Neurodegeneration in Alzheimer disease (AD) begins decades before dementia and patients with mild cognitive impairment (MCI) already demonstrate significant lesion loads. Lack of information about the early pathophysiology in AD complicates the search for therapeutic strategies.Subjective cognitive impairment is the description given to subjects who have memory-related complaints without pathological results on neuropsychological tests. There is no consensus regarding this heterogeneous syndrome, but at least some of these patients may represent the earliest stage in AD. We reviewed available literature in order to summarise current knowledge on subjective cognitive impairment. Although they may not present detectable signs of disease, SCI patients as a group score lower on neuropsychological tests than the general population does, and they also have a higher incidence of future cognitive decline. Depression and psychiatric co-morbidity play a role but cannot account for all cognitive complaints. Magnetic resonance imaging studies in these patients reveal a pattern of hippocampal atrophy similar to that of amnestic mild cognitive impairment and functional MRI shows increased activation during cognitive tasks which might indicate compensation for loss of function. Prevalence of an AD-like pattern of beta-amyloid (Aβ42) and tau proteins in cerebrospinal fluid is higher in SCI patients than in the general population. Memory complaints are relevant symptoms and may predict AD. Interpatient variability and methodological differences between clinical studies make it difficult to assign a definition to this syndrome. In the future, having a standard definition and longitudinal studies with sufficient follow-up times and an emphasis on quantifiable variables may clarify aspects of early AD. Copyright © 2012 Sociedad Española de Neurología. Publicado por Elsevier España, S.L.U. All rights reserved.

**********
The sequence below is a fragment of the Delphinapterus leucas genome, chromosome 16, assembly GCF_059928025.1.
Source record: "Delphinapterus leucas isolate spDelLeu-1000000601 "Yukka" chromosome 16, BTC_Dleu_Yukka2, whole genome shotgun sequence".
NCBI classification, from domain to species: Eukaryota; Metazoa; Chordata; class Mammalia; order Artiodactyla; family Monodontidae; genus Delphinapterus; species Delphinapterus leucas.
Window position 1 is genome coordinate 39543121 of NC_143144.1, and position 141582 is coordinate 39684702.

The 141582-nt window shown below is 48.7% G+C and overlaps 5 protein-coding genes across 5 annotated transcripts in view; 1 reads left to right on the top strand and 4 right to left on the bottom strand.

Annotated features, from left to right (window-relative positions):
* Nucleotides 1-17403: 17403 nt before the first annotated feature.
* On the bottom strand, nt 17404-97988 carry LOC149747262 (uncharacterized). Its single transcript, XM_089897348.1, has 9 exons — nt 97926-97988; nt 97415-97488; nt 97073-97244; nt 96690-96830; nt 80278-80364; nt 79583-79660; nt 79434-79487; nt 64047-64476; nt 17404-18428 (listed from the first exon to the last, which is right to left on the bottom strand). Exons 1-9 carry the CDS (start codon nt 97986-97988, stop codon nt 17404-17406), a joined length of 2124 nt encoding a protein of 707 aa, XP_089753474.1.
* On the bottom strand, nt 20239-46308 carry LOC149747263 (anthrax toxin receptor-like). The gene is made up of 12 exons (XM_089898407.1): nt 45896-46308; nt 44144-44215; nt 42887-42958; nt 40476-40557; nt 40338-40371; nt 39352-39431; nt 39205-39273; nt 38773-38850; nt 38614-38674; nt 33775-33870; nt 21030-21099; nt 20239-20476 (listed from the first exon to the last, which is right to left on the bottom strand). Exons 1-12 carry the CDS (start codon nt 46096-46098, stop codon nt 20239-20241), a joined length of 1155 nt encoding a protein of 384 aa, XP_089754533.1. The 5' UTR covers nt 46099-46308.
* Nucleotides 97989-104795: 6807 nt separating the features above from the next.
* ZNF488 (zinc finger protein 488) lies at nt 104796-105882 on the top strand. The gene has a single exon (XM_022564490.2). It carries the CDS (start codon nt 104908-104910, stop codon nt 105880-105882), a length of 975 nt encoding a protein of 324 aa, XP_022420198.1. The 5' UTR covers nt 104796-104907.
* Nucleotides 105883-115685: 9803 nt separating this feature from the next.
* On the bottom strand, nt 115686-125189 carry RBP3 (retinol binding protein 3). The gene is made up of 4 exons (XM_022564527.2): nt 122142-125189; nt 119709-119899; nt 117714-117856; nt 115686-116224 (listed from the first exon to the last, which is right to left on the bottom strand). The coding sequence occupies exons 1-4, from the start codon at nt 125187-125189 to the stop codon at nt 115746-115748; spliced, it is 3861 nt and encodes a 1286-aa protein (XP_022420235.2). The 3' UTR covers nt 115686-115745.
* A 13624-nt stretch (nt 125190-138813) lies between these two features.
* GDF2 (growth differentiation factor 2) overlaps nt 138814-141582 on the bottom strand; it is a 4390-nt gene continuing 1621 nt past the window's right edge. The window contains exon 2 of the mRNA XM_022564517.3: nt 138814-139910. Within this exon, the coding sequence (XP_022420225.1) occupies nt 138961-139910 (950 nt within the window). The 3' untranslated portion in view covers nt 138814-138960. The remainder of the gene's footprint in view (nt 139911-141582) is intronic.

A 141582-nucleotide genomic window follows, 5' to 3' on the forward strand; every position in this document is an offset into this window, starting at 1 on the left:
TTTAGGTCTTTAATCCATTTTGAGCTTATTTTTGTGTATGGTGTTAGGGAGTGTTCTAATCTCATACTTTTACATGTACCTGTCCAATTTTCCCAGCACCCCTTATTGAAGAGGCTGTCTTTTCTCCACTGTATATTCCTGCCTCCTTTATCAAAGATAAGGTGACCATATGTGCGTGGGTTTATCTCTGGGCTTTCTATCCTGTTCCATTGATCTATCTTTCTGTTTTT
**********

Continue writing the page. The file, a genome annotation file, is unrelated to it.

5. Inflammatory mediators of cognitive impairment in bipolar disorder

    PubMed Central

    Bauer, Isabelle E.; Pascoe, Michaela C.; Wollenhaupt-Aguiar, Bianca; Kapczinski, Flavio; Soares, Jair C.

    2014-01-01